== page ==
Where seen? This native tree is the source of a medicinal
oil called cajuput oil. Some trees are planted at Chek Jawa. According
to Corners, it was common in Malaya, "especially in swampy ground
near the coasts." According to Hsuan Keng, Ridley observed that
"Kampong Gelam may perhaps have taken its name from trees formely
growing here". It was also found in Seletar. Also referred to
as M. leucadendron.
Features: A tall tree (15-20m)
with a narrow, dense crown. Leaves (5-9cm long) dull green, thick,
leathery smooth, oval or elongated with 5-7 longitudinal veins. The
leaves resemble those of an Acacia. The leaves give off a typical
'tea-tree' smell when crushed. Tiny flowers are creamy-yellow emerging
on a long spike in the shape of a bottle-brush. New leaves grow on
the flower spike. Fruits are round brown woody capsules in tight clusters
and may remain on the tree for several years. They split open to reveal
minute brown seeds.
The trunk is often gnarled and twisted. The thick spongy bark is whitish
to greyish brown ('Kayu putih' means 'white wood' in Malay)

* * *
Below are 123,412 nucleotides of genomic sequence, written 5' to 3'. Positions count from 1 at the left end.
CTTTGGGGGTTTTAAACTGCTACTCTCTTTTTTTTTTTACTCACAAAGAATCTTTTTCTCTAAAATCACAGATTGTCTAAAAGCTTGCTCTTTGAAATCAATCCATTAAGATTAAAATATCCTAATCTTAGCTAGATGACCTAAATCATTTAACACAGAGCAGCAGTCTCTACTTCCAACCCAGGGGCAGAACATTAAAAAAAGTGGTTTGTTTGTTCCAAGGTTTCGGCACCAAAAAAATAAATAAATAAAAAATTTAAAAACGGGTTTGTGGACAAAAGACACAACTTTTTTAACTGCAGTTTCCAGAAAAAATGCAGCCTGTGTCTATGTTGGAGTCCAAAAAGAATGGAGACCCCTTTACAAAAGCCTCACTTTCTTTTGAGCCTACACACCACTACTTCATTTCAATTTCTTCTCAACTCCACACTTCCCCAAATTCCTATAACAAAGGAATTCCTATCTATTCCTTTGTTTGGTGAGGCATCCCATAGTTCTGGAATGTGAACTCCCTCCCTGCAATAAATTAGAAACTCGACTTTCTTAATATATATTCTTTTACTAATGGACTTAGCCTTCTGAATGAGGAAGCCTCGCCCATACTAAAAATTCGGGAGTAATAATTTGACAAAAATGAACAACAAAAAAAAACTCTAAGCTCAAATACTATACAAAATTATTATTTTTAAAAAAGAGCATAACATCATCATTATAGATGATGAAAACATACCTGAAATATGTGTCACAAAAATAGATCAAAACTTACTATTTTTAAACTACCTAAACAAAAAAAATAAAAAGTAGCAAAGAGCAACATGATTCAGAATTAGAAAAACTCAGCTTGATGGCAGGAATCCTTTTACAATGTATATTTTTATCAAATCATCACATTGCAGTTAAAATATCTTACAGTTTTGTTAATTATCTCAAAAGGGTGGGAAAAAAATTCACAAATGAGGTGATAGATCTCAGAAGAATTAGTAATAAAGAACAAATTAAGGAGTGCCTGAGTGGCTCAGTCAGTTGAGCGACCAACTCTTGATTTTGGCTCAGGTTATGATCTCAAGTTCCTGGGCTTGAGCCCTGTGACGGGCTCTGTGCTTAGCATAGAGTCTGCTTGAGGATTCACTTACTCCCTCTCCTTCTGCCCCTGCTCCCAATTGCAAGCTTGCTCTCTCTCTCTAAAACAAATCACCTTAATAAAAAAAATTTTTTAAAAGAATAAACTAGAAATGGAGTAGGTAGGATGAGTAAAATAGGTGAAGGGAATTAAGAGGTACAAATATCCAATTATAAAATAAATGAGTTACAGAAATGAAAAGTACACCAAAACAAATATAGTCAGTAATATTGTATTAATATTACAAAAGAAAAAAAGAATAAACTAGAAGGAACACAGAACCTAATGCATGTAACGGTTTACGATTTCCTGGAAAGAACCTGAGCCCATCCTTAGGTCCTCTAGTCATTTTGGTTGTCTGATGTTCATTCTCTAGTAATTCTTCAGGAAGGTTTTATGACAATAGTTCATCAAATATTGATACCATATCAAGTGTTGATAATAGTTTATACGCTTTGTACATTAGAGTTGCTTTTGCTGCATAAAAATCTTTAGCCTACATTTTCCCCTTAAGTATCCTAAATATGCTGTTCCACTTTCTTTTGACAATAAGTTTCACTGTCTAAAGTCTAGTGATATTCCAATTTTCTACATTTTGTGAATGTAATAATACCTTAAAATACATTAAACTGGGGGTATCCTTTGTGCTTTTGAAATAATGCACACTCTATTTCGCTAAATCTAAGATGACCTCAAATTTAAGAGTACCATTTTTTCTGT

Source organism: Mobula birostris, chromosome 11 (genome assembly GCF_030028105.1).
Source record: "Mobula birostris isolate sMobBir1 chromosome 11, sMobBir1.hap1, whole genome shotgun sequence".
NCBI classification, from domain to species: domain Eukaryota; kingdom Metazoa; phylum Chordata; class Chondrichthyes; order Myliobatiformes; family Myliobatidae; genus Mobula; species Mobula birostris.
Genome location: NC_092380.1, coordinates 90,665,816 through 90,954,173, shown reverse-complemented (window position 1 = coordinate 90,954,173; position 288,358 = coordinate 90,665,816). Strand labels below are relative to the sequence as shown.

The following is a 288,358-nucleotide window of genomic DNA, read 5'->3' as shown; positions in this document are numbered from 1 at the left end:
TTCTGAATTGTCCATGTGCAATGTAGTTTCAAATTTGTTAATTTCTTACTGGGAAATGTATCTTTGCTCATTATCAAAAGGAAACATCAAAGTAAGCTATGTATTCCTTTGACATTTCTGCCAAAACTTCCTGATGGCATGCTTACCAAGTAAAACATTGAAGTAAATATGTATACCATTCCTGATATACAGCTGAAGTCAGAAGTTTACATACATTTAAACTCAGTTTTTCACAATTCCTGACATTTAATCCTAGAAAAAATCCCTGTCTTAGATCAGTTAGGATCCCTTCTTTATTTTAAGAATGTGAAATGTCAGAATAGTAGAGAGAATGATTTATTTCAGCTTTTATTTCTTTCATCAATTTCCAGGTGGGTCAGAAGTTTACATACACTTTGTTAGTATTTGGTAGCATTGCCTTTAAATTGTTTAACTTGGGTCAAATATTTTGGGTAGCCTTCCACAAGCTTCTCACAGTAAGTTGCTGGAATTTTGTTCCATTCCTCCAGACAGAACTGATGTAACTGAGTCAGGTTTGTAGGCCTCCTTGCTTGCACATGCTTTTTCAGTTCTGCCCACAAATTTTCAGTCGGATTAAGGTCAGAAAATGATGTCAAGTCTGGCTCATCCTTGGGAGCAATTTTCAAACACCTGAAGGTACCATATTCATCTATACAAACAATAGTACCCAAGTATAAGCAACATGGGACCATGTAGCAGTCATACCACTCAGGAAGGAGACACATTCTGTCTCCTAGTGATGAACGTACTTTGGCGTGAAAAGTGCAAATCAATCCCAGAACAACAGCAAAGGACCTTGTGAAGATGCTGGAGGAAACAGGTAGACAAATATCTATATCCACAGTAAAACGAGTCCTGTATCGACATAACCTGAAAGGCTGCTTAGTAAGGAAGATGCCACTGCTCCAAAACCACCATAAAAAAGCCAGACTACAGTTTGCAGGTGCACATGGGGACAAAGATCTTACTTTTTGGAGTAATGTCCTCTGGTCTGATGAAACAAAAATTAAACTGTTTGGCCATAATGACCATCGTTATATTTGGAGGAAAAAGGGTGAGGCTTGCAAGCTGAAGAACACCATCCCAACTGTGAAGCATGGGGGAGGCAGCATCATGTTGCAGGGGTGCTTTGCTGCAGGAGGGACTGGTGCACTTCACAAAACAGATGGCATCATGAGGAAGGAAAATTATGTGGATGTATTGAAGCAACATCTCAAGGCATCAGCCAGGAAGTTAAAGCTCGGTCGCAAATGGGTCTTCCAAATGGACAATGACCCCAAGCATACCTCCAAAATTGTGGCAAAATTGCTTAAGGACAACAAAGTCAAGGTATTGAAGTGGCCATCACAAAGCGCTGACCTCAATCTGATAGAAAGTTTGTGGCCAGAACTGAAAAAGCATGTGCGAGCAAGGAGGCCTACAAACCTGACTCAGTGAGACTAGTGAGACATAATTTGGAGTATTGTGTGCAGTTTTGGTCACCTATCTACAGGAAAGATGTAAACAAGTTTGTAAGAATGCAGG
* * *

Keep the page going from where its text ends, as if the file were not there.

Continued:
and may peel off in large flakes like sheets of paper. So it is sometimes
also called the Paper bark tree.
A hardy tree that grows rapidly and can withstand poor waterlogged
soils, wind, heat and even withstand fires, it can become an invasive
weed where introduced outside its native range.
Human uses: The leaves are used to distill 'cajeputi' or
'tea-tree oil' which has medicinal and antiseptic uses. According
to Wee, the Burmese use it to treat gout, the Indochinese to treat
rheumatism and joint pains, the Malaysians to treat colic and cholera,
the Indonesians to treat burns, colic, cramps, skin diseases, wounds
and various aches and pains. The pinkish-brown timber has a uniform
texture and is popular for use in carving, cabinet work, boat building,
fencing as well as for fire wood. The bark flakes are used for insulation
and for stuffing pillows.
According to Corners, the timber is hard and durable and is used as
the main firewood where bakau or mangrove wood is unavailable. The
papery bark is used to caulk boats as the bark swells in water, thus
sealing seams. The dried fruits are sold as a spice.
Planted in the
Pasir Ris, Sep 09
Fruits are brown capsules.
the visitor trail.
Chek Jawa, Aug 09
- Tee Swee
Ping and Wee Mei Lynn (eds). 2001. Trees of our Garden City.
National Parks Board. 202 pp.
- Wee Yeow
Chin. 1992. A
Guide to Medicinal Plants. The Singapore Science Centre.
- Hsuan Keng,
S.C. Chin and H. T. W. Tan. 1990, The
Concise Flora of Singapore: Gymnosperms and Dicotyledons.
Singapore University Press. 222 pp.
E. J. H., 1997. Wayside
Trees of Malaya: in two volumes.
Fourth edition, Malayan Nature Society, Kuala Lumpur. Volume 1:
1-476 pp, plates 1-38; volume 2: 477-861 pp., plates 139-236.
I. H., 1993. A
Dictionary of the Economic Products of the Malay Peninsula.
3rd printing. Publication Unit, Ministry of Agriculture, Malaysia,
Kuala Lumpur. Volume 1: 1-1240; volume 2: 1241-2444.